[whatwg] Cross-domain components

Ian Hickson ian at hixie.ch
Fri Apr 27 19:43:13 PDT 2007


Thanks for your input.

On Sun, 25 Mar 2007, Henrik Gulbrandsen wrote:
> 1. A website includes an iframe that holds a third-party widget loaded
>    as HTML from another domain. All communication between this widget
>    and the main page takes place entirely via client-side JavaScript
>    through a well-defined interface. For example, let's say that the
>    widget is a calendar application and that the provided interface
>    allows a page to request that an event is added to the calendar.

We have a cross-frame messaging interface which I hope address this need:


Let me know if it needs improving to address your needs.

> 2. Here's the twist: the site does not explicitly ask for a particular
>    calendar widget to be loaded. Instead, it simply gives a URI that
>    identifies a publicly available interface definition. The user may
>    therefore change the mapping of this URI to the calendar service
>    that best serves her needs. This means that the same calendar can
>    be available on many visited sites, collecting different events.

You could do this today using DNS and/or HTTP redirects. That is, someone 
can set up a service where you go and pick your preferred calendar, then 
<iframe>s can point to that service and the service will HTTP redirect you 
to the preferred calendar based on your settings.

> 3. Finally, since the website and its widget are loaded from mutually
>    untrusted domains, no information should leak from one to the other,
>    except for what is needed to use the interface. In particular, it
>    must NOT be possible for one side to learn the identity of the other
>    domain, unless this info is explicitly provided. The calendar choice
>    is a user's private business, and so is her history of visited sites.

I believe this is indeed also possible today.

> Now, let's see how this fits with current and imagined browsers. Item 1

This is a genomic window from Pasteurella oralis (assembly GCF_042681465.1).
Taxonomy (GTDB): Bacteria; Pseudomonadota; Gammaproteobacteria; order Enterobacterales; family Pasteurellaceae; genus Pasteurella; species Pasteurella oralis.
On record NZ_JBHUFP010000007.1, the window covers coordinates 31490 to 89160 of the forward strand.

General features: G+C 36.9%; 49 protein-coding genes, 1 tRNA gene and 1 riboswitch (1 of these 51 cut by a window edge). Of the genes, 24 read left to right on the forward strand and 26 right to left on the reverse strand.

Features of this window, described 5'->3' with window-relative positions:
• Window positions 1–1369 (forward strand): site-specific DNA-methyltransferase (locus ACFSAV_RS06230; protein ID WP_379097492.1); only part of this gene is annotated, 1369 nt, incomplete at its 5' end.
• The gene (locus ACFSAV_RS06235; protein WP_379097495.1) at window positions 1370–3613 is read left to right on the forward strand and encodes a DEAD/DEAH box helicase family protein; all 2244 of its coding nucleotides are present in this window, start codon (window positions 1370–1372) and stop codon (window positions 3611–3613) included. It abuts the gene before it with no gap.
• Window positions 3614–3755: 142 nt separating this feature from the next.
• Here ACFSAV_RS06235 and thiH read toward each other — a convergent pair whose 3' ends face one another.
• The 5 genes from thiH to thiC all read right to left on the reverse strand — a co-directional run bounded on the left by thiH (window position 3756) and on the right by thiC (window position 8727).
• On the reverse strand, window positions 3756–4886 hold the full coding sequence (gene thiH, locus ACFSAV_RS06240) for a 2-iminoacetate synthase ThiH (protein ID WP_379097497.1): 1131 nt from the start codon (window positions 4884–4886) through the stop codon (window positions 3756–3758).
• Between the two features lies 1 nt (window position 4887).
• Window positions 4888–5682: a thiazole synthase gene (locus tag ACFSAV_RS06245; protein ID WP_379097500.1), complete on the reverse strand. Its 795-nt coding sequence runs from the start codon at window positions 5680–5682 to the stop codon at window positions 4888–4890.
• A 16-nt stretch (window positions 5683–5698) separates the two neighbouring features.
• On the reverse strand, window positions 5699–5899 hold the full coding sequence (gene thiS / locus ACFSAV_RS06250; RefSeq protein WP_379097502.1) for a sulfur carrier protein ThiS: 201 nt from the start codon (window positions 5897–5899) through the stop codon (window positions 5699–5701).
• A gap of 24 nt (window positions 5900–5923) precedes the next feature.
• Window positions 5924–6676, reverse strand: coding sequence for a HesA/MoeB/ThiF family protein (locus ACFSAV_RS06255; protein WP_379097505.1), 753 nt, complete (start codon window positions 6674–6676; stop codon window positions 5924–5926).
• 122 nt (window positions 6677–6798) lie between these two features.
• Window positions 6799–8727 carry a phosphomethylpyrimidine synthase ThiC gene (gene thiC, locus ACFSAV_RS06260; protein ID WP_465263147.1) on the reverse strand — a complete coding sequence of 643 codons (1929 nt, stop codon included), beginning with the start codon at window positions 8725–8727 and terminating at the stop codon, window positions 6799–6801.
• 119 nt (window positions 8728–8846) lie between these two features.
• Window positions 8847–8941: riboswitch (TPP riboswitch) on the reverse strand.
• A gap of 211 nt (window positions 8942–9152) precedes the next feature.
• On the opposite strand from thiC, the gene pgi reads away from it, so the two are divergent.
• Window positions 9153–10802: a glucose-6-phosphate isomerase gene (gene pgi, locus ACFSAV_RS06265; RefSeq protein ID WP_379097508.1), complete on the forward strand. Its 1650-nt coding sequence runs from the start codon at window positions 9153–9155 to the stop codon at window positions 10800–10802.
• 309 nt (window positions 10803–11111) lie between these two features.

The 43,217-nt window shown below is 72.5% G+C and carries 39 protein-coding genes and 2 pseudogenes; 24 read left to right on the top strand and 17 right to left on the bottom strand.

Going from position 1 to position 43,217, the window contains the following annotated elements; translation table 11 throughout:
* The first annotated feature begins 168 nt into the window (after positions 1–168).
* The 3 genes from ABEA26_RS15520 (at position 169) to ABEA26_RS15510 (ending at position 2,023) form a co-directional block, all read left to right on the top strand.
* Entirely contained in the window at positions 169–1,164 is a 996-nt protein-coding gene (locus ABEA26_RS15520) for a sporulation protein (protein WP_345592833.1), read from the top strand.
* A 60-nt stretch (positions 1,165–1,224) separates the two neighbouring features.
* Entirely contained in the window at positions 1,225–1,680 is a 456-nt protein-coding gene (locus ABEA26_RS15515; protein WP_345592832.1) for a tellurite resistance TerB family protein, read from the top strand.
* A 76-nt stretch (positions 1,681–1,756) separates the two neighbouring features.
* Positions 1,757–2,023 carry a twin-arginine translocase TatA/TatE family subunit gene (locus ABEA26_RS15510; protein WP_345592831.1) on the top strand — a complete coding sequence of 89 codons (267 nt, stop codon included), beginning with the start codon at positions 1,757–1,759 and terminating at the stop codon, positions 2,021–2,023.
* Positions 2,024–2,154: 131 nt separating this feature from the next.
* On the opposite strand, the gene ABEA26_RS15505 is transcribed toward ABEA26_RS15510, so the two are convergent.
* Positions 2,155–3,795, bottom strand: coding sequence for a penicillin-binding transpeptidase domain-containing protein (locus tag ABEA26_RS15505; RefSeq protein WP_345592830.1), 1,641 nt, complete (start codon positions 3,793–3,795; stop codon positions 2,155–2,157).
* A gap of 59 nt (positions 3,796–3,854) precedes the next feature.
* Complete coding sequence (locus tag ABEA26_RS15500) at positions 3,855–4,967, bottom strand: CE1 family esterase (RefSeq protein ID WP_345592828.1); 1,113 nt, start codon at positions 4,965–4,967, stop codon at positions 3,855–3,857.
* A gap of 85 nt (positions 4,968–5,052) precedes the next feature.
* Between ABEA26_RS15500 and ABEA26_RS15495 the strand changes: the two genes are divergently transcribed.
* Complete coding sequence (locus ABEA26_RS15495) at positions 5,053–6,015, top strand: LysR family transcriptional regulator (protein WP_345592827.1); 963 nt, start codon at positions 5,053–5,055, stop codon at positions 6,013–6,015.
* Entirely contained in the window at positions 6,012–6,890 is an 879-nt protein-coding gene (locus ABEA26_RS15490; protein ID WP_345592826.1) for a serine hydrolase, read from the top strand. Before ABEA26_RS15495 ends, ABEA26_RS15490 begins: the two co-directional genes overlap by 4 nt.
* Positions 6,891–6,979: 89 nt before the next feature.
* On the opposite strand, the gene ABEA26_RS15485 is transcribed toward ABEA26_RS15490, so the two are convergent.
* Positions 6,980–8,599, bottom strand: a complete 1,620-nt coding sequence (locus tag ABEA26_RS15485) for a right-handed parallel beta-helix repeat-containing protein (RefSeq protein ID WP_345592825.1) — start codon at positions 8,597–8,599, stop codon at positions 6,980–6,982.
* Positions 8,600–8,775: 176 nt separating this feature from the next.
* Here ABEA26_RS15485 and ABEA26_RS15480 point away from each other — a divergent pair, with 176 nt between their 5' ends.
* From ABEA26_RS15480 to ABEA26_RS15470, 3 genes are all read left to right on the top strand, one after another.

> simply introduces a need to break the same-origin policy in a controlled 
> manner. This is currently hopeless to do in a browser-independent way, 
> but the current WA1 draft adds cross-document messaging to fix it.


> Item 2 can in principle be done today, for instance by using an ordinary 
> URL as the "interface defining" URI and make it redirect to the calendar 
> site based on a cookie.


> This could work for a single widget service, but breaks down if we 
> imagine multiple popular components of this type that should follow a 
> user's preferences even when surfing from a cybercafé

This could work, you just need the original iframe to show a login page 
instead of the widget, and then once the user has logged in, use the 
preferred widget.

> Item 3 highlights a privacy leak in the cross-document messaging API 
> specified in the current WA1 draft. It's clear that postMessage() was 
> not intended for this kind of scenario, since the domain attribute will 
> completely break any attempt to hide the two domains from each other.

Hm, interesting. It's true that the current design leaks the domain. You 
could get around that by having messages proxied through the original 
redirecting domain, though; no privacy leak there since the original 
domain is know to the embedding page and the chose widget provider has to 
be known to the middleman already.

We need the domain to be present in the general case for security (so that 
you can make sure you're not being driven by unexpected content). I'm not 
sure we can remove it. Given the existence of the workaround by using a 
proxy iframe, I think we can punt on the problem for now -- if it turns 
out to be a major problem, we can address in future, e.g. by having an 
argument to postMessage() that hides the domain.

Let me know if this satisfies your needs,
Ian Hickson               U+1047E                )\._.,--....,'``.    fL
http://ln.hixie.ch/       U+263A                /,   _.. \   _\  ;`._ ,.
Things that are impossible just take longer.   `._.-(,_..'--(,_..'`-.;.'

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